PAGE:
By your esteemed film critics,
Now that the Third Reich’s annual film awards are almost upon us, we are hearing voices that object to some of the entrants, especially Leni Riefenstahl’s stirring “Triumph of the Will”. We have heard the objection, for instance, that Riefenstahl selectively showed smiling and enthusiastic faces, ignoring the many in the crowd who were bored, hostile or simply tired. They say this is rewriting history.
Actually, this kind of nitpicking is little more than a pretext for debate over the politics of the movie itself. These critics don’t like Hitler, and they are using “Triumph of the Will” as an opportunity to make themselves heard. But this shows only that they don’t understand Art.
Films are about entertainment and beauty, not truth. If they are true it is by accident. And this applies to all literature and art: was Shakespeare “true”? Karl May?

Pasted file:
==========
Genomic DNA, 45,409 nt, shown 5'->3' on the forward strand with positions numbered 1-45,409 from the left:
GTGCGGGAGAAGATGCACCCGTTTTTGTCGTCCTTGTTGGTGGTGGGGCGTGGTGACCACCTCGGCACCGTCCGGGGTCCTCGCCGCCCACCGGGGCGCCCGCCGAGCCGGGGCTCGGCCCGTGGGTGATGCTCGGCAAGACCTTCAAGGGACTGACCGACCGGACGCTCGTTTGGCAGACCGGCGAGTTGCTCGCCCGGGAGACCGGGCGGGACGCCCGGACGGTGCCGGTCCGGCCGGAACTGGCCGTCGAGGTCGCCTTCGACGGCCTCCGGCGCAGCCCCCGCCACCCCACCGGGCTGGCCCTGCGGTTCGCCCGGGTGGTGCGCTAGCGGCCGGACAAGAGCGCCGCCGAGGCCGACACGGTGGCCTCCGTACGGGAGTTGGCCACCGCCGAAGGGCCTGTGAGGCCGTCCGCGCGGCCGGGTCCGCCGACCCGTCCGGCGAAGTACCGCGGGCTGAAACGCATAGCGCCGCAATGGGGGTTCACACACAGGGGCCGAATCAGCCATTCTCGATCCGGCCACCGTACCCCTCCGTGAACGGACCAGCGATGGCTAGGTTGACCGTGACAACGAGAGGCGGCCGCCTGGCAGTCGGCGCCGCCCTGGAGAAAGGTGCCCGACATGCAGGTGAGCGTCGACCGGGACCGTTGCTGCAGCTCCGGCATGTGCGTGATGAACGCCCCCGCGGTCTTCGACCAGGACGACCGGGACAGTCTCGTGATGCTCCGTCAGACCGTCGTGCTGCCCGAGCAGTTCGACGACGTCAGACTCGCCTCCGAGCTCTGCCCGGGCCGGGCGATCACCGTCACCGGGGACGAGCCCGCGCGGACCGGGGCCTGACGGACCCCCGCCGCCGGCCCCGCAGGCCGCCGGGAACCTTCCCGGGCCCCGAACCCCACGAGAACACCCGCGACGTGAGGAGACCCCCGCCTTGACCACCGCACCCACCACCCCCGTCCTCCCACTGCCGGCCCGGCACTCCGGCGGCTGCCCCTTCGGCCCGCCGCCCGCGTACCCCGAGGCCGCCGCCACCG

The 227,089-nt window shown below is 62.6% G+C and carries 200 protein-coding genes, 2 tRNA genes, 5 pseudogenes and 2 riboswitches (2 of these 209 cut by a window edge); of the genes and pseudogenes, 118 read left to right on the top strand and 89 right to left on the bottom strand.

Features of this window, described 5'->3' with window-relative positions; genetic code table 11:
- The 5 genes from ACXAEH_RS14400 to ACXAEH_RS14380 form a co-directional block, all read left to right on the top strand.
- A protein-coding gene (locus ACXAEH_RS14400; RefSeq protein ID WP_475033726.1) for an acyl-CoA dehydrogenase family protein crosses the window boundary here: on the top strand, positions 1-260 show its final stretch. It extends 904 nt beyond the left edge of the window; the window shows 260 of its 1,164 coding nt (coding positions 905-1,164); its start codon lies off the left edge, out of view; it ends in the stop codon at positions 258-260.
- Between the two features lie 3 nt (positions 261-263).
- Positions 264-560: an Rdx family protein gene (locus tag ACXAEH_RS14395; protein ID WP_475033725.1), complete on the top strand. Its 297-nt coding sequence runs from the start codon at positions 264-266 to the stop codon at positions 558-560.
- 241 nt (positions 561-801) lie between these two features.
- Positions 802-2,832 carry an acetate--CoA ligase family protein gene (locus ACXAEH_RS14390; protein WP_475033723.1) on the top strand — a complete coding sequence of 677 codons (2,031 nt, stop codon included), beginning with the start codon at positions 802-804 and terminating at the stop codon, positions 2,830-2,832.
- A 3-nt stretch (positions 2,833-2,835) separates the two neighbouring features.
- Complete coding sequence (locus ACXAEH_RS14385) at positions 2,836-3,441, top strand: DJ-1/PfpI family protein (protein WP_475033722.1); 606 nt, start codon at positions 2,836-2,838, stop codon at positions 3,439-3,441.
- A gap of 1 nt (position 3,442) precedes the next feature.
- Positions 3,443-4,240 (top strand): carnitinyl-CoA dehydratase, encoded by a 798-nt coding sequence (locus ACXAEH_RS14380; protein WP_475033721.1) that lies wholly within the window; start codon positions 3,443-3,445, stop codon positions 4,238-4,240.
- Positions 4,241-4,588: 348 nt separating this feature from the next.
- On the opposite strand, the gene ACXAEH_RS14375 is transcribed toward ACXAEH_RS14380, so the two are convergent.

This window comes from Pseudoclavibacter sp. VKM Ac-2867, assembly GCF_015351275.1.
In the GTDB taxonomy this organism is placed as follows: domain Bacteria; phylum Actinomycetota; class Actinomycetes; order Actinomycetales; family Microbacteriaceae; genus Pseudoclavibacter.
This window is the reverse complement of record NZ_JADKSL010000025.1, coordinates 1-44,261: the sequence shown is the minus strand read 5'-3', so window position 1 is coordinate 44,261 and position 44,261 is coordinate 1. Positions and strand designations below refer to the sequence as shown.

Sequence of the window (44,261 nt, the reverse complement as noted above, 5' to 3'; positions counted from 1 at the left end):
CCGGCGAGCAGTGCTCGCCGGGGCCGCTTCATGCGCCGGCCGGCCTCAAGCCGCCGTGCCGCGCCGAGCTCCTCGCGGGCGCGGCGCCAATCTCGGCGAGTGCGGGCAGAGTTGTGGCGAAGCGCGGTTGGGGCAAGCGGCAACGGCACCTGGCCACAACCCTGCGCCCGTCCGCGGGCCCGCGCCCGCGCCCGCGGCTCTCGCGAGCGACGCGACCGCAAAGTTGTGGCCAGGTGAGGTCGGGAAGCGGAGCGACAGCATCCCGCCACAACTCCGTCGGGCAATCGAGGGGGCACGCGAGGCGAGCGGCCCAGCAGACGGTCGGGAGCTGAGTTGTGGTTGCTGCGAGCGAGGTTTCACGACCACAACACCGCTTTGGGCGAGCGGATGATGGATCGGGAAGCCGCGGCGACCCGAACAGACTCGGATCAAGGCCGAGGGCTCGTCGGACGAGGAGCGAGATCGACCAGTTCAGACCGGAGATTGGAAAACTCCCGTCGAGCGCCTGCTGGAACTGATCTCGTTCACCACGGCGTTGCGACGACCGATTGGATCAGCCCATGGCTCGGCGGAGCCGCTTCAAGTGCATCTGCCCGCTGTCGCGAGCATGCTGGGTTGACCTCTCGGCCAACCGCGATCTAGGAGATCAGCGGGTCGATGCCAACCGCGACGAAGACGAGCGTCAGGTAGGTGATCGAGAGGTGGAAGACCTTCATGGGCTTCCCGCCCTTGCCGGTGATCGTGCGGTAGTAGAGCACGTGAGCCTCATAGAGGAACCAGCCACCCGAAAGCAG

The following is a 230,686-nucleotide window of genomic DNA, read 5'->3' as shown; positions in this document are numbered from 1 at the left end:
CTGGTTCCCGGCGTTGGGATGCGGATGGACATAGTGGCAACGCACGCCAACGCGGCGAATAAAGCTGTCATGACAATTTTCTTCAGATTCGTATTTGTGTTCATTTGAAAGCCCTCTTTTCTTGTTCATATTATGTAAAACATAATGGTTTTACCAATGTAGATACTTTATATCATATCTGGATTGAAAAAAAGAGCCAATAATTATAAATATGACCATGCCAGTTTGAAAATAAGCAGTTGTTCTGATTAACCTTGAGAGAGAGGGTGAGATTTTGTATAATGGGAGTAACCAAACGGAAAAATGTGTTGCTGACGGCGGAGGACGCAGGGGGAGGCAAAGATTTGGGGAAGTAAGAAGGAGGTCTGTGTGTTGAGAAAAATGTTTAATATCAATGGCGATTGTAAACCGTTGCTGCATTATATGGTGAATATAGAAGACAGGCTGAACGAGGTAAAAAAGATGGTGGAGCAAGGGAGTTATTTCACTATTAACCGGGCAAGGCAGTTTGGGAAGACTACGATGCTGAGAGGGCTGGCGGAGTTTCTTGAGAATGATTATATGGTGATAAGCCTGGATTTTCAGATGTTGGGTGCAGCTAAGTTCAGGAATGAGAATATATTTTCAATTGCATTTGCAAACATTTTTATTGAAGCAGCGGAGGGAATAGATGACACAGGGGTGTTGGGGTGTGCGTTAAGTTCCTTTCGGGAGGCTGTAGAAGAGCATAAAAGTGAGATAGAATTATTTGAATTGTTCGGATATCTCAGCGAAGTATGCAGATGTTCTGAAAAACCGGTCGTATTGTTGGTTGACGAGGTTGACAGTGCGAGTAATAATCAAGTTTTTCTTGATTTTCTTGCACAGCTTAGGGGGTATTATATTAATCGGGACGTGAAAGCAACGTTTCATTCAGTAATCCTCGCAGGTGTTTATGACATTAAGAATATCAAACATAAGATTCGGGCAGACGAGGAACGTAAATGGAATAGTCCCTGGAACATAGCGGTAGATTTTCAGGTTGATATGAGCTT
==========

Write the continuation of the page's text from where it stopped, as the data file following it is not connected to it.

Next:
“Triumph of the Will” captured the imagination of the public because of its beautifully composed imagery and cinematic rhythm. However accurate it might be about what actually transpired at that rally in Nürnberg, which is something we may never know, it did exactly what great movies are supposed to do. The critics, on the other hand, express their contempt for the movie-going public. They think that viewers are simply passive objects of government propaganda, unable to think for themselves. Maybe they have more in common with Herr Goebbels than they know.
Invention remains one of the prerogatives of art and it is, after all, the job of writers, directors and actors to invent counterfeit realities. It is unfair to blame filmmakers if we sometimes confuse the real world with its representations. The truth is that we love movies partly because of their lies, beautiful and not. It’s journalists and politicians who owe us the truth.